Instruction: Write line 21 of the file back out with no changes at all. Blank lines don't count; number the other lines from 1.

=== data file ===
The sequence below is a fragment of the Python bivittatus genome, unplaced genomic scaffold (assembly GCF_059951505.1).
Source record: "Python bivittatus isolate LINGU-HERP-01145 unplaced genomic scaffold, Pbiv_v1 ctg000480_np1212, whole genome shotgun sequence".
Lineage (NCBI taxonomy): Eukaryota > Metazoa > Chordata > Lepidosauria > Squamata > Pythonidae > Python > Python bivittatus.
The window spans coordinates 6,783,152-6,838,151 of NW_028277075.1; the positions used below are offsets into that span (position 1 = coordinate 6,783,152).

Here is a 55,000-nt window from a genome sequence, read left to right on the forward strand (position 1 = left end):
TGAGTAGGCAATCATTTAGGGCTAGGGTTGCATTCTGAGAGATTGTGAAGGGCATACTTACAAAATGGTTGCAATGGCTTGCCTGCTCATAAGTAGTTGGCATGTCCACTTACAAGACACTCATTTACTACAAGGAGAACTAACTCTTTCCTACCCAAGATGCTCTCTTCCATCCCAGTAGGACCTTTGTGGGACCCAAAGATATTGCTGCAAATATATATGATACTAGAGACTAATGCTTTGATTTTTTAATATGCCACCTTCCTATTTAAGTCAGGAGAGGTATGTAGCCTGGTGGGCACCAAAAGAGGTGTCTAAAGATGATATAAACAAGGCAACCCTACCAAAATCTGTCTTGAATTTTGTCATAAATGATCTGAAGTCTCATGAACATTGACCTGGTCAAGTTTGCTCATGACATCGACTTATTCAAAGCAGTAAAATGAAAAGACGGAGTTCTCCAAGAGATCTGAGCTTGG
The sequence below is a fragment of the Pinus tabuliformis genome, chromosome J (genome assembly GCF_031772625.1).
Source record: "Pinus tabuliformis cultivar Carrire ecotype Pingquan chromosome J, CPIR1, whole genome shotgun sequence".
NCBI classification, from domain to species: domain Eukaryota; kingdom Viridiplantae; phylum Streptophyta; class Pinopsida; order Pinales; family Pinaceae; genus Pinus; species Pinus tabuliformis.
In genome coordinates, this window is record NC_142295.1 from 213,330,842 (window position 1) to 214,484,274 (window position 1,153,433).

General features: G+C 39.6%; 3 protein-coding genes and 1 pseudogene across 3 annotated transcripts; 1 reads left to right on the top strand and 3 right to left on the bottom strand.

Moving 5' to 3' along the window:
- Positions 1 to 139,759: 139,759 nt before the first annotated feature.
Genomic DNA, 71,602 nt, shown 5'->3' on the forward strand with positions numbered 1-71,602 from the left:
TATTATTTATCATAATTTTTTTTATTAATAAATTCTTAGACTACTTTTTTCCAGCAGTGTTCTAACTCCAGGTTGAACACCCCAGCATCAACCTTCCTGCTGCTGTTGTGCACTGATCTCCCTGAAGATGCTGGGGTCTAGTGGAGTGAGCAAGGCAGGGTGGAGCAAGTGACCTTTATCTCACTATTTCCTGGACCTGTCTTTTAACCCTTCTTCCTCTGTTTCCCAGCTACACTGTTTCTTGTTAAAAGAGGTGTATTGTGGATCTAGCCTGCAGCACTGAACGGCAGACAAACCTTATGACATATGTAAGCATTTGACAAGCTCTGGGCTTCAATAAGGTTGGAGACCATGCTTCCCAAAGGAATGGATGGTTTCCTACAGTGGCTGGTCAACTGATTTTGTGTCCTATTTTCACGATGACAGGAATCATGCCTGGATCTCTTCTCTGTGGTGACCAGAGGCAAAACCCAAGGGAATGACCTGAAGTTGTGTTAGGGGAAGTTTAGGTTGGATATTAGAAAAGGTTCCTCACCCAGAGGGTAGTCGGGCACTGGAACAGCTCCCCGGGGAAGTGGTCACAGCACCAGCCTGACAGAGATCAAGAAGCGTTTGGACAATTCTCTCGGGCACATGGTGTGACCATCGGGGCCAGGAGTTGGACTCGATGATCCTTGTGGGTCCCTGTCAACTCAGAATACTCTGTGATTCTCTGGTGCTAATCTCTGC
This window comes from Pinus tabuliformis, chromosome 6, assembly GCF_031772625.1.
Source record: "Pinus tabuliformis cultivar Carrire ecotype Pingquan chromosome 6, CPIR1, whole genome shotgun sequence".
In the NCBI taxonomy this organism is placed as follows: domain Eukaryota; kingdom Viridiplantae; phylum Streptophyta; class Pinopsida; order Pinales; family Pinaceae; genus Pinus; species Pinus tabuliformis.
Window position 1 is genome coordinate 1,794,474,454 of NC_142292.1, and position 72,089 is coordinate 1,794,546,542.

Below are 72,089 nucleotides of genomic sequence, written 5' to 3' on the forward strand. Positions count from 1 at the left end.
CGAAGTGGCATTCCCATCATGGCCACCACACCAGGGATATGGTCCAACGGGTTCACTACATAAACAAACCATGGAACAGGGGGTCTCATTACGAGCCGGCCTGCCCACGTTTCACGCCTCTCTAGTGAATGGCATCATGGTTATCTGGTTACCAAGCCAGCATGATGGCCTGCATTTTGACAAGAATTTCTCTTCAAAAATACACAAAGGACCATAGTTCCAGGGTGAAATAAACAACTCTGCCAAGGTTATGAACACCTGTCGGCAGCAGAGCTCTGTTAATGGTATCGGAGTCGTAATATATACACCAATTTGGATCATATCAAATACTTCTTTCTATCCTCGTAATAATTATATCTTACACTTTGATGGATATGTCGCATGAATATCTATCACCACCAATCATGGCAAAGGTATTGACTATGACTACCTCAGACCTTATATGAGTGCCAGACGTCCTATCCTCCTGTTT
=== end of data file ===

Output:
CGAAGTGGCATTCCCATCATGGCCACCACACCAGGGATATGGTCCAACGGGTTCACTACATAAACAAACCATGGAACAGGGGGTCTCATTACGAGCCGGCCTGCCCACGTTTCACGCCTCTCTAGTGAATGGCATCATGGTTATCTGGTTACCAAGCCAGCATGATGGCCTGCATTTTGACAAGAATTTCTCTTCAAAAATACACAAAGGACCATAGTTCCAGGGTGAAATAAACAACTCTGCCAAGGTTATGAACACCTGTCGGCAGCAGAGCTCTGTTAATGGTATCGGAGTCGTAATATATACACCAATTTGGATCATATCAAATACTTCTTTCTATCCTCGTAATAATTATATCTTACACTTTGATGGATATGTCGCATGAATATCTATCACCACCAATCATGGCAAAGGTATTGACTATGACTACCTCAGACCTTATATGAGTGCCAGACGTCCTATCCTCCTGTTT